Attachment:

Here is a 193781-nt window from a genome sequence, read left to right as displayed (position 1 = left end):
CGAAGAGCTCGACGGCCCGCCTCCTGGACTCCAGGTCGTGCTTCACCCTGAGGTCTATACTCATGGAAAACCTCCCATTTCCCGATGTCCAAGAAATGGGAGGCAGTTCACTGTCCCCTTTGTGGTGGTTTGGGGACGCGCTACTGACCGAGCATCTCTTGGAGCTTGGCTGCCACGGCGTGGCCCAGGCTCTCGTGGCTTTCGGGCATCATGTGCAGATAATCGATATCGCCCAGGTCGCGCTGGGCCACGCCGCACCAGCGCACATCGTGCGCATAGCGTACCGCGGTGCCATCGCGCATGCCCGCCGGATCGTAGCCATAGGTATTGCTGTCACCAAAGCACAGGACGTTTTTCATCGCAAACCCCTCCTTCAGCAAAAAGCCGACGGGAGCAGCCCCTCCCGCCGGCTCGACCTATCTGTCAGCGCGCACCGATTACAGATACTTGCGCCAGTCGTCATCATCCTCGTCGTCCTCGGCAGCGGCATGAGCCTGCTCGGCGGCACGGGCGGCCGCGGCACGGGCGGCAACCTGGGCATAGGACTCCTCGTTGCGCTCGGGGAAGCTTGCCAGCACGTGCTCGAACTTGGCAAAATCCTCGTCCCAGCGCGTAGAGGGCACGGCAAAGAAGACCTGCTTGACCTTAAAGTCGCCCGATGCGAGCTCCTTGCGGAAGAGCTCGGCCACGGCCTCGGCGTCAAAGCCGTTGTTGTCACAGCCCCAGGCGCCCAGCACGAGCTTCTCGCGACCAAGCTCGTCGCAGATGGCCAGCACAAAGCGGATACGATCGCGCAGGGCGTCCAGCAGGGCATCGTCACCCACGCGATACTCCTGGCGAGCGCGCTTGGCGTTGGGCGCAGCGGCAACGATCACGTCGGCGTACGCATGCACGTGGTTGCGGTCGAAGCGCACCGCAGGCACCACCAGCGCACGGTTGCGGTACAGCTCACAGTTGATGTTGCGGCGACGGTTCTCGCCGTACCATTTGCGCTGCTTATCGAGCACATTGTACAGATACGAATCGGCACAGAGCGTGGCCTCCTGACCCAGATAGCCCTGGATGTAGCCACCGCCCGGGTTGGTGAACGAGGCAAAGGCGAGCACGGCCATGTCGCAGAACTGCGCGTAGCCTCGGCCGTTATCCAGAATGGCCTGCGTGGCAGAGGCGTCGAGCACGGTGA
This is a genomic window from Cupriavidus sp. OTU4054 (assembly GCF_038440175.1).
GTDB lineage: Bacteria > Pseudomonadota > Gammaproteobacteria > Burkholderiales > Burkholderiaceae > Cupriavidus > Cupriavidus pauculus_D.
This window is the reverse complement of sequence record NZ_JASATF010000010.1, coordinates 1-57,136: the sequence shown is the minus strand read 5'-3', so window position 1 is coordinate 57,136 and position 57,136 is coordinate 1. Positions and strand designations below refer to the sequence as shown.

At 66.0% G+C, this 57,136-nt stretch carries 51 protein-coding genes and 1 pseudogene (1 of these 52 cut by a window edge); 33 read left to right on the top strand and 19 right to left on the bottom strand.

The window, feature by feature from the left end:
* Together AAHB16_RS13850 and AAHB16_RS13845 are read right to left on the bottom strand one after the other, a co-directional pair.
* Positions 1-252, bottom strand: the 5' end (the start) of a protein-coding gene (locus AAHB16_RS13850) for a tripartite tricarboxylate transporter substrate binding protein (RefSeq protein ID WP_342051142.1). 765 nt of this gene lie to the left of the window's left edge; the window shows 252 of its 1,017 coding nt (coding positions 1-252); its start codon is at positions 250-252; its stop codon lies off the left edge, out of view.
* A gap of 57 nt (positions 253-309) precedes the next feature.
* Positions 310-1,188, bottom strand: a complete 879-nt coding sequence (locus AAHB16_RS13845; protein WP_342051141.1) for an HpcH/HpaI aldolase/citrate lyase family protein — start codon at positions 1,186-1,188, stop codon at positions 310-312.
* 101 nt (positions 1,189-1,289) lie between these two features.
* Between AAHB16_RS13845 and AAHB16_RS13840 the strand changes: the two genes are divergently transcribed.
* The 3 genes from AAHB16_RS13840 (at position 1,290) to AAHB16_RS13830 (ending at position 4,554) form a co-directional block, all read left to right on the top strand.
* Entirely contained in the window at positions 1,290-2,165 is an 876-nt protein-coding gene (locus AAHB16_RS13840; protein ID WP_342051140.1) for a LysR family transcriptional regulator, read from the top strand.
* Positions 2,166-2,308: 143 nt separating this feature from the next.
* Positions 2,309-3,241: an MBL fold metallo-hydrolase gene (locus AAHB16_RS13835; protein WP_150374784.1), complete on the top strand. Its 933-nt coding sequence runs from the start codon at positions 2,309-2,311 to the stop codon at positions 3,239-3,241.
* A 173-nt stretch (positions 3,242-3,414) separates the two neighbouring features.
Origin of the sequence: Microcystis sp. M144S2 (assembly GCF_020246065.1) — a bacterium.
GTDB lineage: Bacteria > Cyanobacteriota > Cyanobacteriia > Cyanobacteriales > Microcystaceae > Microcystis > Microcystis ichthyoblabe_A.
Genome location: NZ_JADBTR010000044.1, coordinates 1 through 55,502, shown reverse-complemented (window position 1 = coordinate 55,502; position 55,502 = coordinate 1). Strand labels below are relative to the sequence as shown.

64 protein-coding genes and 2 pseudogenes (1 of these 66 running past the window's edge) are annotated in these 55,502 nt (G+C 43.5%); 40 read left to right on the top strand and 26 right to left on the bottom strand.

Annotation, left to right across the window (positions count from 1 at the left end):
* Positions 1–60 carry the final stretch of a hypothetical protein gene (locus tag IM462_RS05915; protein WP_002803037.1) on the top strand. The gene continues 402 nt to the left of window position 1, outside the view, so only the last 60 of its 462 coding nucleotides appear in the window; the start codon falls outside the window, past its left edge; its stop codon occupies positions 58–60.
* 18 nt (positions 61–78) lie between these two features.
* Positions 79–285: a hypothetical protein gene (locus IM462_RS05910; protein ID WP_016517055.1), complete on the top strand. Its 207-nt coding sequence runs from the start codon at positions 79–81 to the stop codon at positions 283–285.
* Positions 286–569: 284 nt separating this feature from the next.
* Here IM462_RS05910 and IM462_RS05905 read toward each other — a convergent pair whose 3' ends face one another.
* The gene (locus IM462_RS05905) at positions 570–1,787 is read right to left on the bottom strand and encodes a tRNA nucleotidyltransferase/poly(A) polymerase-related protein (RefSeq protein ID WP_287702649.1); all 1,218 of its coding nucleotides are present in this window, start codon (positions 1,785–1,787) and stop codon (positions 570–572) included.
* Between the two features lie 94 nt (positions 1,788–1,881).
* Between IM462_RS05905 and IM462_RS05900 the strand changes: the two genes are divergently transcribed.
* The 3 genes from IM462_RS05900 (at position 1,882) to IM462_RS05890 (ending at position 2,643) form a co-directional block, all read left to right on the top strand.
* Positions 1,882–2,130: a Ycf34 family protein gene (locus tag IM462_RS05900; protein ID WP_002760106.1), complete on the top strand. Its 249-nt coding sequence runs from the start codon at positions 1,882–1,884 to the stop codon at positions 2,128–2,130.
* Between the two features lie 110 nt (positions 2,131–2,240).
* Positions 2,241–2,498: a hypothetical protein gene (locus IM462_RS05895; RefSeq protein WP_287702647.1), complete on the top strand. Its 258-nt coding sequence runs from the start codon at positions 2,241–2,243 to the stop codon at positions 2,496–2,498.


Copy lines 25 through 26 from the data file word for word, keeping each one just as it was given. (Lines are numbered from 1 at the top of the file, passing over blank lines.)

* 18 nt (positions 61–78) lie between these two features.
* Positions 79–285: a hypothetical protein gene (locus IM462_RS05910; protein ID WP_016517055.1), complete on the top strand. Its 207-nt coding sequence runs from the start codon at positions 79–81 to the stop codon at positions 283–285.